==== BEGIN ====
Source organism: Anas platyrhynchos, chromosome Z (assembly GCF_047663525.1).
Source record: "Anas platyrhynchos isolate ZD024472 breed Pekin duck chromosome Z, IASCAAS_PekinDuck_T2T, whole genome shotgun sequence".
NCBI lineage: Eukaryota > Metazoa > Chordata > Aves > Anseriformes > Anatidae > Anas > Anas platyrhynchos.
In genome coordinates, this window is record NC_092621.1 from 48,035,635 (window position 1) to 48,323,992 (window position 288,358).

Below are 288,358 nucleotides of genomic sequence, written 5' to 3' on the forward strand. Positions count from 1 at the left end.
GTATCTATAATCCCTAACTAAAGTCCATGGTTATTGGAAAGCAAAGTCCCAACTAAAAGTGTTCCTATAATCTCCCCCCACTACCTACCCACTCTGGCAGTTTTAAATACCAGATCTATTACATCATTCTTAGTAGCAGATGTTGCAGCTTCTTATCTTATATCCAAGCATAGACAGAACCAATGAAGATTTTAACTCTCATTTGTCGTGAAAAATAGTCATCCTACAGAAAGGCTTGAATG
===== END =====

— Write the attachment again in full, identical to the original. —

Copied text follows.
Source organism: Anas platyrhynchos, chromosome Z (assembly GCF_047663525.1).
Source record: "Anas platyrhynchos isolate ZD024472 breed Pekin duck chromosome Z, IASCAAS_PekinDuck_T2T, whole genome shotgun sequence".
NCBI lineage: Eukaryota > Metazoa > Chordata > Aves > Anseriformes > Anatidae > Anas > Anas platyrhynchos.
In genome coordinates, this window is record NC_092621.1 from 48,035,635 (window position 1) to 48,323,992 (window position 288,358).

Below are 288,358 nucleotides of genomic sequence, written 5' to 3' on the forward strand. Positions count from 1 at the left end.
GTATCTATAATCCCTAACTAAAGTCCATGGTTATTGGAAAGCAAAGTCCCAACTAAAAGTGTTCCTATAATCTCCCCCCACTACCTACCCACTCTGGCAGTTTTAAATACCAGATCTATTACATCATTCTTAGTAGCAGATGTTGCAGCTTCTTATCTTATATCCAAGCATAGACAGAACCAATGAAGATTTTAACTCTCATTTGTCGTGAAAAATAGTCATCCTACAGAAAGGCTTGAATG